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UK Inflation eases but food prices remain high

Recent data from the UK's Office for National Statistics (ONS) indicates a slight easing in the rate of food inflation, yet the cost of food remains significantly higher than in previous years, continuing to impact household budgets.

As of October 2023, the inflation rate for food and non-alcoholic beverages has moderated to 10.1%, down from a peak of 19.2% in March 2023. This decrease, the most notable in over four decades, comes as a relief but does not fully alleviate the financial strain on consumers.

The decrease is primarily attributed to lower prices in categories such as milk, cheese, eggs, and vegetables. For instance, the price increase for these items slowed to 7.9% in October 2023, compared to 12.3% in September.

Despite this slowdown, the overall price level of food is approximately 30% higher than in October 2021. This persistent high cost is particularly challenging for households, as food is a non-substitutable essential.

Impact on Household Budgets

The sustained high prices have a disproportionate impact on lower-income households, which typically allocate a larger portion of their budget to essentials like food and energy.

The ONS reports that more than 40% of adults in Great Britain have had to spend more than usual on their food shopping in recent weeks. Additionally, around 44% of adults are buying less food, with rising costs being the primary reason for this change in shopping behaviour.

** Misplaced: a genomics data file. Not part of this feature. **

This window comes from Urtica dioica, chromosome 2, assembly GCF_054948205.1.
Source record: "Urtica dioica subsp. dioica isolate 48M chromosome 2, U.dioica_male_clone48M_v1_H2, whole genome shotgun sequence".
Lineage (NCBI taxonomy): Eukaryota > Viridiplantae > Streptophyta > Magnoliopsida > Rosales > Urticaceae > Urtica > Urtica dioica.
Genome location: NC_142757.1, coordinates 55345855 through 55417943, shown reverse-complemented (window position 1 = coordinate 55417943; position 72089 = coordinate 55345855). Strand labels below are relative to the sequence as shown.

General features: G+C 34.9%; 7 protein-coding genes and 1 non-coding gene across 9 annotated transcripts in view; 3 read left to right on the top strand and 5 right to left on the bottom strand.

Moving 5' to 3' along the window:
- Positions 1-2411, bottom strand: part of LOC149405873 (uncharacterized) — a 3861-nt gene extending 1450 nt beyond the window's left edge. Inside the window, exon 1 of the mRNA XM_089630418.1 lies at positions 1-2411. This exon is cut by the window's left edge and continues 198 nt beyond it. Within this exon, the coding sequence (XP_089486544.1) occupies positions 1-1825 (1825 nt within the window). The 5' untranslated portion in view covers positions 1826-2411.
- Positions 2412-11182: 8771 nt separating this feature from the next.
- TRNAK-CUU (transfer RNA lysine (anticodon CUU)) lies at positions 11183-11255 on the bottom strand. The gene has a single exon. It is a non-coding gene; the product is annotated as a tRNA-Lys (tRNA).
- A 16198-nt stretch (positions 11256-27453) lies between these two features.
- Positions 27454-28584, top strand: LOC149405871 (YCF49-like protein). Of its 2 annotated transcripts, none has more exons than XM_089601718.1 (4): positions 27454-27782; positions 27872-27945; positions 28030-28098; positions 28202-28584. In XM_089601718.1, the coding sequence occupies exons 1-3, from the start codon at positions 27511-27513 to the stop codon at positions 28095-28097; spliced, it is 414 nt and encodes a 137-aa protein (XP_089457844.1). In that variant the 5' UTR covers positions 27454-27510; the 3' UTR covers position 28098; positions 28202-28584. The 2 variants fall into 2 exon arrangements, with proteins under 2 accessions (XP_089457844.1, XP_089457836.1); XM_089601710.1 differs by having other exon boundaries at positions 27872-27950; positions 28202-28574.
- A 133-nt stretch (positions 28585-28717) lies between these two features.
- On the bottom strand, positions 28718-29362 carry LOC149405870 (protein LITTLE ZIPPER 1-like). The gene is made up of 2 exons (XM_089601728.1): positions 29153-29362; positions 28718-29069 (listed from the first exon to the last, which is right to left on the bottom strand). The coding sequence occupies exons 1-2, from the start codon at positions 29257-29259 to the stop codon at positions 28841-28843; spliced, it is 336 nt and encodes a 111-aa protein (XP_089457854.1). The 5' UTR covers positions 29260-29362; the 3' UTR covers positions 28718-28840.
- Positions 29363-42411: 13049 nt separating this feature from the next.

Specific Food Items Affected

The ONS detailed grocery data reveals significant price increases in everyday items since January 2021. For example, the cost of sugar, baked beans, canned tomatoes, and cooking sauces has surged by at least 50%. Similarly, prices for frozen foods, cheese, milk, and olive oil have seen substantial increases, with olive oil prices more than doubling in the past two years.

The broader economic context underscores the ongoing challenges faced by UK households, despite the recent easing in food inflation.

1 Comment

Jason Burgess
Jason Burgess
Nov 16, 2023

Is food expensive compared to 20 years ago as a percentage of house hold income?

Are consumers too used to spending money on non essential spend before prioritising spend on healthy eating.

if you buy fresh ingredient and cook from scratch the cost of food per head is cheaper than fast food and delivery!!

Fresh foods are not expensive and should not be coming down in price Food will be expensive if we allow the decline in agricultural production in the Uk due to financial returns being so poor.

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